I read in a textbook that all alkali metal and alkaline earth metal can react with hydrogen directly to give hydride except for beryllium. I want to know the reason why because I know that $\ce{BeH2}$ exists in a polymeric state.

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    $\begingroup$ See this paper: pubs.acs.org/doi/pdf/10.1021/ja00078a057 $\endgroup$ Apr 9, 2021 at 7:51
  • $\begingroup$ @NilayGhosh this q never got an answer that could stand up to criticism. Maybe summarize key findings from the reference in an answer that will work? $\endgroup$ Sep 6 at 19:54
  • $\begingroup$ @OscarLanzi Please go ahead and make into an answer. I can see you had deleted your answer 4 years ago due to lack of reference(?) $\endgroup$ Sep 10 at 7:27
  • $\begingroup$ That paper shows evidence for BeH, BeH2, and several gaseous oligomers under heroic conditions. BeH is endothermic deltaG = 67 kcal. that combined with the strong bond energies of H2 and crystal lattice of Ge direct reaction would be kinetically and thermally difficult. The answer seems to be they do react if all the activation energies are removed at a low temperature to prevent decomposition. $\endgroup$
    – jimchmst
    Sep 21 at 3:48

2 Answers 2


As described in Ref. 1, the proposed reaction is endothermic and thus unlikely to be favored. In contrast the other alkaline earth metals give exothermic reactions that ought to proceed at least at low enough temperature. So then the question becomes why does beryllium give an endothermic reaction?

One clue lies in the unusually high melting and boiling points of this metal versus other alkaline-earth metals, which do react directly with hydrogen. From the respective Wikipedia articles we render the following melting and boiling points for the first three alkaline earth metals:

Beryllium: 1287°C, 2469°C

Magnesium: 650°C, 1091°C

Calcium: 842°C, 1484°C

This implies that metallic Beryllium has much stronger bonds than other metallic alkaline earth elements, and a reaction of beryllium metal with hydrogen is thereby hindered by those stronger elemental bonding.

In this respect beryllium resembles not the other alkaline earth metals or even post-transition metals in Group 12, but higher-melting transition metals such as titanium or iron. The lack of a reaction between beryllium and hydrogen thereby fits a more general pattern: high-melting metals, which require breaking strong bonds to form salt-like compounds, do not do so with hydrogen. They either fail to react directly with hydrogen at all (unless they are somehow atomized first, as in Ref. 1), like beryllium or iron; or else they instead form interstitial hydrides that allow most of the metal-metal bonding to be preserved like titanium.

Beryllium is also not alone in being atypically hard to melt or boil. The same thing happens with boron versus the rest of Group 13 and carbon versus the rest of Group 14. In all these cases the small size of the electronic core, which is only a $1s$ subshell, allows strong and deep overlap in the delocalized bonds between the atoms, whereas the larger cores of the later-period congeners limits overlap and makes the heavier elements potentially more reactive.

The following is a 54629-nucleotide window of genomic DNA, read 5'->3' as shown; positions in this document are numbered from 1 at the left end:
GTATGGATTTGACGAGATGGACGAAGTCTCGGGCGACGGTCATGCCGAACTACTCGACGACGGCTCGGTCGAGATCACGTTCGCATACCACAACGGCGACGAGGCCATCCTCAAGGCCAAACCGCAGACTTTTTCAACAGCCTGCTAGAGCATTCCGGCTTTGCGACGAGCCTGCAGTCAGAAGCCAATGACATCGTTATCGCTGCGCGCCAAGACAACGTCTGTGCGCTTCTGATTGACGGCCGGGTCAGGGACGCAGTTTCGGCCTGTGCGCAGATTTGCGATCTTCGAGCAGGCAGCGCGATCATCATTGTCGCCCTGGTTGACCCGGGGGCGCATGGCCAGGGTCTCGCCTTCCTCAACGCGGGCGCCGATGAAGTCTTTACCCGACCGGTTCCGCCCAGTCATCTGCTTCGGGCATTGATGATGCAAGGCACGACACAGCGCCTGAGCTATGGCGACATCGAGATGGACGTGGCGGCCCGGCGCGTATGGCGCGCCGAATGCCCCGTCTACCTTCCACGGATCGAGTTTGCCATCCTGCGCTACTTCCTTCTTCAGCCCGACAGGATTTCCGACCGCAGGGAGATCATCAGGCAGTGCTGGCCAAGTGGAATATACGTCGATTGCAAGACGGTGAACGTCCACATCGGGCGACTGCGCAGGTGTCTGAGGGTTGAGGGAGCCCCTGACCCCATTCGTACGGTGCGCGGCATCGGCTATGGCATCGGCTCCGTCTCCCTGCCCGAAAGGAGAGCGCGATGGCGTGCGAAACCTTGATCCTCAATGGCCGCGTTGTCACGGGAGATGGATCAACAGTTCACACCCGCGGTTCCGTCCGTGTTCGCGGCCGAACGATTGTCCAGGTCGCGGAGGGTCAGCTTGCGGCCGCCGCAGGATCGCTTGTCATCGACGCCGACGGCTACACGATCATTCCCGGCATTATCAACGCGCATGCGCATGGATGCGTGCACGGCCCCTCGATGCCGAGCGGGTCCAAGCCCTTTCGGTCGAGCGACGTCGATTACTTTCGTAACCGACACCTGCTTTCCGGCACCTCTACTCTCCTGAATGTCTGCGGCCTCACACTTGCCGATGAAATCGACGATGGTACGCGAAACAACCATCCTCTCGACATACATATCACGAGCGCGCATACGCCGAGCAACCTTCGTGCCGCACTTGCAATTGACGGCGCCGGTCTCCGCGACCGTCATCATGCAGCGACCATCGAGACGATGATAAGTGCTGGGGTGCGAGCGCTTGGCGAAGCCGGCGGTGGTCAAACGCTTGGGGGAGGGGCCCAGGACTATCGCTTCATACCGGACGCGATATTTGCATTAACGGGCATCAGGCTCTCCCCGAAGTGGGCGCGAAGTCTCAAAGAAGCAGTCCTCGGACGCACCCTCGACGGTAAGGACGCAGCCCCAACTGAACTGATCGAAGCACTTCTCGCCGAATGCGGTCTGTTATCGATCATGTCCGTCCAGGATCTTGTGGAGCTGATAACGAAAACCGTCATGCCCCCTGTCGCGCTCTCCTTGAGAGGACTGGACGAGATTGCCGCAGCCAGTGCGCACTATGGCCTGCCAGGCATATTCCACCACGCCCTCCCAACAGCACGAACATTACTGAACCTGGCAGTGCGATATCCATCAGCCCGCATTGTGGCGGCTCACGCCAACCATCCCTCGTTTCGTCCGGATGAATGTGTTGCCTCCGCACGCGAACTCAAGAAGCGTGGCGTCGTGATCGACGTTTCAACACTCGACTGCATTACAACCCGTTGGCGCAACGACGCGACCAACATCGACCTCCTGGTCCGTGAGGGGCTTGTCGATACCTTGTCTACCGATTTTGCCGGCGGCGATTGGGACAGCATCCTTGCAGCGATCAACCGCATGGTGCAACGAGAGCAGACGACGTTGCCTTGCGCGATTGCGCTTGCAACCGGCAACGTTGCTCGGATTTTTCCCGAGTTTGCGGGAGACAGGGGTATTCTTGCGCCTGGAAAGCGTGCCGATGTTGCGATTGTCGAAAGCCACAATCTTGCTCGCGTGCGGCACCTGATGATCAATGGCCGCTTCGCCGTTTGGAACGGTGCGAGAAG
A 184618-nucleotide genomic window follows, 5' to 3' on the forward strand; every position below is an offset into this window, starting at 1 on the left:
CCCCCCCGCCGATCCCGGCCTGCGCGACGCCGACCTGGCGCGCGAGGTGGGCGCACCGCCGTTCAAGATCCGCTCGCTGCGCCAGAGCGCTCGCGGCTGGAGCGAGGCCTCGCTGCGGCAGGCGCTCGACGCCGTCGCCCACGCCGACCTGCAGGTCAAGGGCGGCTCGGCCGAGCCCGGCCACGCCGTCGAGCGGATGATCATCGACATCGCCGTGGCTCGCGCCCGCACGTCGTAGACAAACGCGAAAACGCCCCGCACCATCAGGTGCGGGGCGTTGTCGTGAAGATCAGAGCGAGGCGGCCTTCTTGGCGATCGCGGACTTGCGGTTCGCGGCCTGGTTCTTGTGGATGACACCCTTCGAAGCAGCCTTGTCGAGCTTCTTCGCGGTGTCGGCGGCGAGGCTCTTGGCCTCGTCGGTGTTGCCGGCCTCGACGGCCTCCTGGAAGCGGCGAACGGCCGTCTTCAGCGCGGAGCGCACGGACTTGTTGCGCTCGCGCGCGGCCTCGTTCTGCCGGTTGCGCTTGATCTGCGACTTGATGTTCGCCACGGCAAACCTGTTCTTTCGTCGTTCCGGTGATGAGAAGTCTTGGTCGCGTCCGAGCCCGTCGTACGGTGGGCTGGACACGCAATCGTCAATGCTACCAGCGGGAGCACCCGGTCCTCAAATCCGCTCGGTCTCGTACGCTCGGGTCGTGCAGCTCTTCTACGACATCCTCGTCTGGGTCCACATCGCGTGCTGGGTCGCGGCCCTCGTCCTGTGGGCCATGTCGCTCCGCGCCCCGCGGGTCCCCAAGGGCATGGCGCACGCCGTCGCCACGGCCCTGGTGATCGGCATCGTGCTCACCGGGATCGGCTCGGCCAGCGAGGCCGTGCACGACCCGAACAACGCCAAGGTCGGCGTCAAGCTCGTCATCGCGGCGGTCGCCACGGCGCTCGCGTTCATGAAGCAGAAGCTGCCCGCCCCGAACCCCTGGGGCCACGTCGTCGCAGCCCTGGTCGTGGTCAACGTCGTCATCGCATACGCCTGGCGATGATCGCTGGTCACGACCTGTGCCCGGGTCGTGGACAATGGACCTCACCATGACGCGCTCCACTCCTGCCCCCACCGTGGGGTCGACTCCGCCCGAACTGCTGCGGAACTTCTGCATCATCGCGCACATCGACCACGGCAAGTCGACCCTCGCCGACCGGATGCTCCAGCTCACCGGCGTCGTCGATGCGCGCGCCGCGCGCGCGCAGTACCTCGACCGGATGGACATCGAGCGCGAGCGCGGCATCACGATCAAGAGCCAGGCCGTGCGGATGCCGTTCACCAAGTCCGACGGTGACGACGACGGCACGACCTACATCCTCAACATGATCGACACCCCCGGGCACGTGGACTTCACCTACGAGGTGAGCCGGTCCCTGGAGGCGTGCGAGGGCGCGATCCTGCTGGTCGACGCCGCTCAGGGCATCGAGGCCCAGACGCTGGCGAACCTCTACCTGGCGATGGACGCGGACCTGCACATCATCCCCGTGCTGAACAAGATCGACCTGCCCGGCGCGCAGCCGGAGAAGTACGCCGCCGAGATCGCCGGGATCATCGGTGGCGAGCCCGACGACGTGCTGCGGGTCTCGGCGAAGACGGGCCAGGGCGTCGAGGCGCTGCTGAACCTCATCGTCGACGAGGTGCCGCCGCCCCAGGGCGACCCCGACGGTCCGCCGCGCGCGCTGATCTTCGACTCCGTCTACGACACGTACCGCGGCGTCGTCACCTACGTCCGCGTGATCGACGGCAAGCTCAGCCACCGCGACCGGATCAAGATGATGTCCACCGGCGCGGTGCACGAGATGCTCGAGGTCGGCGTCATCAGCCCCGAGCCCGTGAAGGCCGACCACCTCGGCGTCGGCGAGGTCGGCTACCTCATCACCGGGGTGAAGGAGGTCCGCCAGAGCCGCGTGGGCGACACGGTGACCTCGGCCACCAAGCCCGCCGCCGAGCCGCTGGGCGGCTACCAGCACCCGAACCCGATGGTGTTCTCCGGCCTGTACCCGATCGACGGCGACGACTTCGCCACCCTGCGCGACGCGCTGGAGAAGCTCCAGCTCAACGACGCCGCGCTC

1. Thomas J. Tague Jr. and Lester Andrews (1993). "Reactions of beryllium atoms with hydrogen: Matrix infrared spectra of novel product molecules". J. Am. Chem. Soc. 115, 25, 12111–12116. https://doi.org/10.1021/ja00078a057
  • $\begingroup$ It really is fairly simple the product is not particularly stable and reacting from the elements has a large activation energy to supply Ge and H atoms. Ge and H atoms react nicely at temperatures near 0 K, the activation energy is supplied elsewhere. $\endgroup$
    – jimchmst
    Sep 23 at 1:56
  • $\begingroup$ More is involved than activation energy. Breaking the strong bonds implied by the high melting point is also a thermodynamic barrier. $\endgroup$ Sep 23 at 10:53
  • $\begingroup$ That is what the activation energy is composed of. Add in a strong H-H bond and finally an endothermic compound why does anyone suspect this reaction to happen at ambient temperatures $\endgroup$
    – jimchmst
    Sep 24 at 3:36

The explanation lies in the structure of the BeH 2 molecule. Since the Be atom is small, it is always in the center of the BeH 2 molecule. This Be atom is surrounded by a lot of H atoms, and it is hard for the H atoms to be close to each other, just like to have water molecules come close to each other. This explains why BeH 2 is a polymeric state; it is very difficult for H atoms to have H-H contacts.

This is not the case for sodium and potassium. When we study the sodium atom, we see that the sodium atom is very small. It is small enough to have the possibility to have neighboring sodium atoms. In fact, one sodium atom can have 3 neighboring sodium atoms. In other words, one sodium atom has a coordination number of 3. This makes Na+ a cation and Na a neutral atom. The same situation happens for K+. The coordination number of K+ is 4. As a result, the K atoms are bigger than the Be atoms, and are not as enclosed as Be atoms in BeH 2. This is one of the reasons why BeH 2 is an insulating solid. The other reason is that it is polymeric, just like water.

Compare to hydrogen, the H 2 molecule is diatomic. This means that each hydrogen atom is shared by two H atoms. In other words, the H atoms in H 2 have a coordination number of 2. This means that when we have H 2 molecules in a molecule, the H atoms will have less difficulty in approaching each other.

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    $\begingroup$ I don't fully agree though, maybe you can provide evidence from papers to prove your point! Thanks! :3 (I think it has to do with Be's oxidation potential) $\endgroup$
    – DialFrost
    Sep 22 at 5:30

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